Sewage, according to Bloomberg, is an increasing issue due to climate change.

‘Effluent is getting into Britain’s rivers and waterways through storm overflows designed to be used during extreme weather to prevent sewers becoming overloaded. More extreme weather has increased rainfall and water infrastructure has not kept pace.’


Whilst discharging of sewage due to extremely adverse weather conditions has gone on for decades (including in Scotland) Brexit has exacerbated a situation brought about, according to many loud voices, by decades of underinvestment in infrastructure by privatised water companies.

In England, unlike in Scotland, water companies were privatised decades ago. In March 1994 a postal referendum of residents was run by Strathclyde Regional Council, the biggest council referendum ever held in the UK, on whether control of water and sewerage services should be privatised. Seven out of ten voters returned papers, 1.2 million people, of whom 97% voted against privatisation. So in Scotland water has remained under public control.

According to Water UK the problem caused by Brexit is the disruption to supplies of ferric sulphate due to a shortage of HGV drivers to deliver the chemical. The issue, Water UK said, would not affect drinking water. Yet on Twitter people have reported that in a number of post code areas people are being told not to drink the water.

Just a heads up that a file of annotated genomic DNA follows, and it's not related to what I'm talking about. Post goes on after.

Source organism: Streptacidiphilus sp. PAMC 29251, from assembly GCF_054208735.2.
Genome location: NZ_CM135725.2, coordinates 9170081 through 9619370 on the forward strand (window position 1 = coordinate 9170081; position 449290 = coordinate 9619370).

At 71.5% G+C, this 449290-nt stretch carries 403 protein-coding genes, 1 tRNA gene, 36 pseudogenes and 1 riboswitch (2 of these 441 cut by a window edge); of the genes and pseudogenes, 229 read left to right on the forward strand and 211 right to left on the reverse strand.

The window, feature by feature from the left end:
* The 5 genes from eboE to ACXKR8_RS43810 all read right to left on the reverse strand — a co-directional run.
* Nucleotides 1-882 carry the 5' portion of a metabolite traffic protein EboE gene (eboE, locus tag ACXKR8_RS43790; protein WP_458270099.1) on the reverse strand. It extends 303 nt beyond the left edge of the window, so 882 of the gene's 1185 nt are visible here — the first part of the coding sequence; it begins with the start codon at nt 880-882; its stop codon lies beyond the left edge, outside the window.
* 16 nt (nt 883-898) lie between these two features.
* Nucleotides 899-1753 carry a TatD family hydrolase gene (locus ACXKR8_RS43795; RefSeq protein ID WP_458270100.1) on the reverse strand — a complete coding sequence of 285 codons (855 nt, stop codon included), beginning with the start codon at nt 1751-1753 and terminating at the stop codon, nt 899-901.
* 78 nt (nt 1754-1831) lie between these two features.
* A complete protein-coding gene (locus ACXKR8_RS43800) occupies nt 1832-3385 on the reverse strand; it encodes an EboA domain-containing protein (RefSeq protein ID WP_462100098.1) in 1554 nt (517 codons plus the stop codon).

As for the position in Scotland, the BBC reported figures from Scottish Water indicating that last year there were a total of 12,725 “spill events” when to stop sewage backing up into homes, storm water and waste that would normally go to Scottish Water treatment centres was released into seas or rivers through the 3,697 Combined Sewer Overflows around the country. Although too many, this is a fraction of the 403,171 in England. And though much blame is being heaped on water companies because of lack of investment in infrastructure, Scottish Water has warned the problem will not be solved by building ever larger sewers. Other problems are down to the public.